About this Event
2022 Fall Seminar Series Presents
Dr. Brett Seymoure
Assistant Professor of Biological Sciences, University of Texas at El Paso. El Paso, TX
The dark side of light: Consequences of disrupting natural light
for the behavioral ecology of arthropods.
Light cycles are integral to biology as changes in both light intensity and color have drastic effects on organismal behavior such as circadian rhythms, migration, reproduction, foraging and predation. Furthermore, humans are erasing natural light cycles due to artificial light night, which is becoming pervasive globally. In this talk, I introduce the importance of light cycles for organisms and how artificial light affects myriad organisms. Then I will dive into how artificial light at night is concerning relative to arthropod declines. I highlight a few studies: tropical nocturnal bees and visual physiology, moths of the Rocky Mountains and predation under street lights, and then an ongoing study investigating lighting effects of spider-fly interactions. This talk will emphasize the importance of understanding the implications of light for conserving habitats and what measures individuals can take to reduce their contribution to the pollution of light.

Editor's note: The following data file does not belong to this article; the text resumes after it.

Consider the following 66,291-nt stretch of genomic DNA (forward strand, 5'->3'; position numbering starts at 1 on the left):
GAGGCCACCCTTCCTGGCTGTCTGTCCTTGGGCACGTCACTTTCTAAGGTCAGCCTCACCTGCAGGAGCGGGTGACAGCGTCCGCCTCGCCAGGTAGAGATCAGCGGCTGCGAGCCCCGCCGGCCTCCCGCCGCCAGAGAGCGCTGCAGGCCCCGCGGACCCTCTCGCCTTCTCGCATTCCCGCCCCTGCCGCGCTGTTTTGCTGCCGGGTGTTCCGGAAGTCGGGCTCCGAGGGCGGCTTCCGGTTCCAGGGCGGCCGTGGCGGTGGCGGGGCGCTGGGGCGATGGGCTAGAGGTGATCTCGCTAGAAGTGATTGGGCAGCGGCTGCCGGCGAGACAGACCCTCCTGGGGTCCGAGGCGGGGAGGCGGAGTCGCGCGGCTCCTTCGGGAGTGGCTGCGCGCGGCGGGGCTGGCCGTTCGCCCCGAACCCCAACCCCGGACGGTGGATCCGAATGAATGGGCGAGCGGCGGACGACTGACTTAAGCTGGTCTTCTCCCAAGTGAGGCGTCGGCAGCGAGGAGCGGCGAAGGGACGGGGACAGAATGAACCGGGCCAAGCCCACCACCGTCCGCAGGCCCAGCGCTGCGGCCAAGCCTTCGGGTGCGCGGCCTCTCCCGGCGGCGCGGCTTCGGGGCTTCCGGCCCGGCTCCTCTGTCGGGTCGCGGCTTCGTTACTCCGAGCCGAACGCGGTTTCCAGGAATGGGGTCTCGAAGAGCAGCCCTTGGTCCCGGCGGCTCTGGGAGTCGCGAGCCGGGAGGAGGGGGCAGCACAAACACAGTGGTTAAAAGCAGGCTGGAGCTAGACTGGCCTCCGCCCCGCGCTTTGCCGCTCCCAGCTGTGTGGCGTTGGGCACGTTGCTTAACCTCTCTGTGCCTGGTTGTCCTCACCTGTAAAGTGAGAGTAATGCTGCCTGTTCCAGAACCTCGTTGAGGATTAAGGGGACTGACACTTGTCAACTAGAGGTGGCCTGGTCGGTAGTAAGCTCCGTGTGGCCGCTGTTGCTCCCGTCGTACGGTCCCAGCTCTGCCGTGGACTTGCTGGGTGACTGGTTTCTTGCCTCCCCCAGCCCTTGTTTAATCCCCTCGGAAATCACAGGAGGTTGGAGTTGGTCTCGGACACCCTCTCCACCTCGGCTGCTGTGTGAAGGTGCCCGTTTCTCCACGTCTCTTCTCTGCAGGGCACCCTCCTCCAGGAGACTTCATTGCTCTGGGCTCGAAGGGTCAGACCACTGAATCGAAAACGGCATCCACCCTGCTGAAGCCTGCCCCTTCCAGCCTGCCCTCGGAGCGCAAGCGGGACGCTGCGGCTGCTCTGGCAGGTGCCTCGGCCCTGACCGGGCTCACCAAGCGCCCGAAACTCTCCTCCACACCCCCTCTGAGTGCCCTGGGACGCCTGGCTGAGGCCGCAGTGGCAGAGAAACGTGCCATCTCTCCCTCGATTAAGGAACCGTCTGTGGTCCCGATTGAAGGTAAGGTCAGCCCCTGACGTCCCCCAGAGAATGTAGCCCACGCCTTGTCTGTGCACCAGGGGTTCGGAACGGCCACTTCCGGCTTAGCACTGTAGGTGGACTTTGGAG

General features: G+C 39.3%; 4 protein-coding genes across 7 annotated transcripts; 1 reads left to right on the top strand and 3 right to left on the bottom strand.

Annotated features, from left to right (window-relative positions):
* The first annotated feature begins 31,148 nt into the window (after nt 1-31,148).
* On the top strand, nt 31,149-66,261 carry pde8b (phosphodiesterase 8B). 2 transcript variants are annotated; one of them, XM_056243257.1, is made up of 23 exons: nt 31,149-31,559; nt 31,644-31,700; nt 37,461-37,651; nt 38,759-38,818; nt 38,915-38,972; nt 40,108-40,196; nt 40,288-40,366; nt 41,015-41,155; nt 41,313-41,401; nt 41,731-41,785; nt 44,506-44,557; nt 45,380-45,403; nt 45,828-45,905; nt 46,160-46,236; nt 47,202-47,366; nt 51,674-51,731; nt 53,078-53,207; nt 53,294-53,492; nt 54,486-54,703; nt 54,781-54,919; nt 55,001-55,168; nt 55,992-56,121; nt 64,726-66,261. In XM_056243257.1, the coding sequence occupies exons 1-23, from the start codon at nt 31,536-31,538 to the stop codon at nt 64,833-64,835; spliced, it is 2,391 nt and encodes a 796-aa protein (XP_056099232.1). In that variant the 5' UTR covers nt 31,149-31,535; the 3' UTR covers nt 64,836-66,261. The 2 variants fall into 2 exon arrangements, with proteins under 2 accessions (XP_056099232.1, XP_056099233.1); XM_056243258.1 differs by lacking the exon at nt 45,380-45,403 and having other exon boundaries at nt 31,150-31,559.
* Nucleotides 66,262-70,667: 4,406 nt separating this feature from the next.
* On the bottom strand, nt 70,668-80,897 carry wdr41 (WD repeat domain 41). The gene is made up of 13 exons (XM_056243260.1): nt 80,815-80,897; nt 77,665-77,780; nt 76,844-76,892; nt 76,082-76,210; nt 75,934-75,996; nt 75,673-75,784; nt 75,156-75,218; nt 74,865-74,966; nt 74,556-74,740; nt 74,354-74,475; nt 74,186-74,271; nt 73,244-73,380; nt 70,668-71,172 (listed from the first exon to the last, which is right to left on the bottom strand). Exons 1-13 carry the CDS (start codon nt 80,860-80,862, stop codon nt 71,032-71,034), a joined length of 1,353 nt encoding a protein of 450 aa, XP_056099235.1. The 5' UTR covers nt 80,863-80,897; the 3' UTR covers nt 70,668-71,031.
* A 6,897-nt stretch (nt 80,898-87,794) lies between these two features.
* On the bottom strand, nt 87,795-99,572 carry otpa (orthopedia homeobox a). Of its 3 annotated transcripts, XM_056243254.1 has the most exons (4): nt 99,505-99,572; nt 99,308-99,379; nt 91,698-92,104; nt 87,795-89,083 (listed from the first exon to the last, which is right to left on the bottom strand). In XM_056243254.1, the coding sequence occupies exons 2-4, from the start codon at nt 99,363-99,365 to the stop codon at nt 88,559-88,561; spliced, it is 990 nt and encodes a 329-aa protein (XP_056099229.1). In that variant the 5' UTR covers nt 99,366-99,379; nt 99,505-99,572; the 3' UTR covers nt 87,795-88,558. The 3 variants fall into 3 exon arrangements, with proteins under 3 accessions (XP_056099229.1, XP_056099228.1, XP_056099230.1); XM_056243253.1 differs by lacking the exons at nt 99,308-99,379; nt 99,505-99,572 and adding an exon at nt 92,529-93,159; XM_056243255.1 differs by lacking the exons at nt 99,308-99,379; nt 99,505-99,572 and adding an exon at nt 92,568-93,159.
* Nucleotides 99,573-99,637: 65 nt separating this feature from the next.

Everyone is welcome to join the seminar, please email email@example.com to receive the Zoom link. Requests can be submitted any time before the seminar but not after 10:00am the day of the seminar.
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